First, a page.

There are some movies that dance along a very thin line between science fiction and horror, honoring both genres while strictly adhering to the rules of neither. Even though a movie is set in space, upon a spaceship, and even though the movie might feature a futuristic landscape or a terrible creature from a place beyond the stars, it may still be called a horror movie.
Very much so in the case of tonight’s chilling space case, Ridley Scott’s 1979 classic that proved in space, no one can hear you scream. Alien
Year Released: 1979
Written By: Dan O’Bannon, David Glier, Walter Hill
Directed By: Ridley Scott
Starring: Sigourney Weaver, John Hurt, Tom Skerritt
While returning to Earth from collecting minerals and ore on the planet Thedus, the spaceship Nostromo receives a distress signal from a nearby tiny planet and this causes the ship’s computers to awaken the seven member crew from stasis sleep. They land on the planetoid below, causing structural damage to the ship. Upon landing, a few of the crew members decide to leave the ship and investigate the source of the signal. They find the signal originating from an alien ship that appears to have crashed upon the surface of this planetoid long before the Nostromo passed by.
Within the ship, they find the ancient remains of a humanoid creature, the chest of which seems to have been forced outward, as though something had burst forth from it. Confused, they proceed further into the ship and discover a large chamber filled with bizarre looking eggs. A member of the crew peers in as one of the eggs begins to open, and a creature leaps from within and attaches itself to his face. The rest of the crew struggle to remove it, but upon realizing that it has fused fully with his face, they decide to bring him back to the ship in hopes the others might be able to help. The creature eventually detaches and dies. Feeling as though they’ve just dodged a bullet, the crew finish repairs to Nostromo and continue their return journey to Earth.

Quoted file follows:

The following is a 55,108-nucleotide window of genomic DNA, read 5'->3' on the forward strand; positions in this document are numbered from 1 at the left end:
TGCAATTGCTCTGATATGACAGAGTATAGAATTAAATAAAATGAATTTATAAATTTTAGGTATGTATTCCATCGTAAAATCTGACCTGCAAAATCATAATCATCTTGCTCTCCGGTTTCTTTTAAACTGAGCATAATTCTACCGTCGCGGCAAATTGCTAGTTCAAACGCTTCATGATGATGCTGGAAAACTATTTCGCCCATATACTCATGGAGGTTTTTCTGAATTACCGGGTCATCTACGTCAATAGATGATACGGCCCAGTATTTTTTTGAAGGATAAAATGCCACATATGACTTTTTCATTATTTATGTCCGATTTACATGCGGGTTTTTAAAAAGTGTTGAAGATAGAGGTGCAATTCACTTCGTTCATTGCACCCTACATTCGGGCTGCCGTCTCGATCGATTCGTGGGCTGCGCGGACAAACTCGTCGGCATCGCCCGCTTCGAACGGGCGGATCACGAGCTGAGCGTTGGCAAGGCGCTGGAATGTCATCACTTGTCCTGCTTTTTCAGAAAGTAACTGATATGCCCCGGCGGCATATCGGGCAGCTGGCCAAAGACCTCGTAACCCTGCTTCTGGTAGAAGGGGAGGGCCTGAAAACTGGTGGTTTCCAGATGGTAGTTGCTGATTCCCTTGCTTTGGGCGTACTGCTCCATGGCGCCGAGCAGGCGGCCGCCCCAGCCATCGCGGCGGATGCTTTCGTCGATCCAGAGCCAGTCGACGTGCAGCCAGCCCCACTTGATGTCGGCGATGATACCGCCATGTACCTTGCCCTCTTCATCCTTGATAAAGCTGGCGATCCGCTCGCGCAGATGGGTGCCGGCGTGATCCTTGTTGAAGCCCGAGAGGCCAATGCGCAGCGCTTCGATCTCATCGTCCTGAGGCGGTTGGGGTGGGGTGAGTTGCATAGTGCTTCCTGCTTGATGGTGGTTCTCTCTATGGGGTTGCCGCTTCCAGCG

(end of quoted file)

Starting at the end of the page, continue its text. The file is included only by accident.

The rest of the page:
What they fail to realize is that they are no longer alone on their ship.
I might get some flack for reviewing this as a horror film instead of science fiction, but I don’t care. It’s both.
Alien is the sort of science fiction film, and it is a science fiction film, that forces you to think about our place in the universe and whether or not we should really be venturing too far outside of our own cozy little solar system where nothing will eat our faces off.
Alien is also the sort of horror film, and it is a horror film as well, that is so terrifying that it leaves a lasting impression on your psyche long after you’ve seen it. I still think back to this movie with fondness and when I do, a shudder runs down my spine.
The marriage between the dark and twisted vision of director Ridley Scott with the beautifully disturbed designs of H.R. Giger are what makes this movie stand out from all of the other “Alien Monster Attacks Spaceship Crew” movies that have already existed for years. The suspense builds at such a pace as to confuse you, since it is slow enough to put you on the edge of your seat, but also fast enough to make you want to look away in terror.
The writing and the acting are both fantastic in this movie, as Sigourney Weaver and John Hurt give some of the best performances of their careers.
Should You See It
I feel like Alien should be on everyone’s list of movies to see before they die. It’s become a huge part of pop culture, it’s become a milestone in both science fiction and horror, and it helped launch the career of Sigourney Weaver.
The James Cameron directed follow-up, Aliens is also quite good.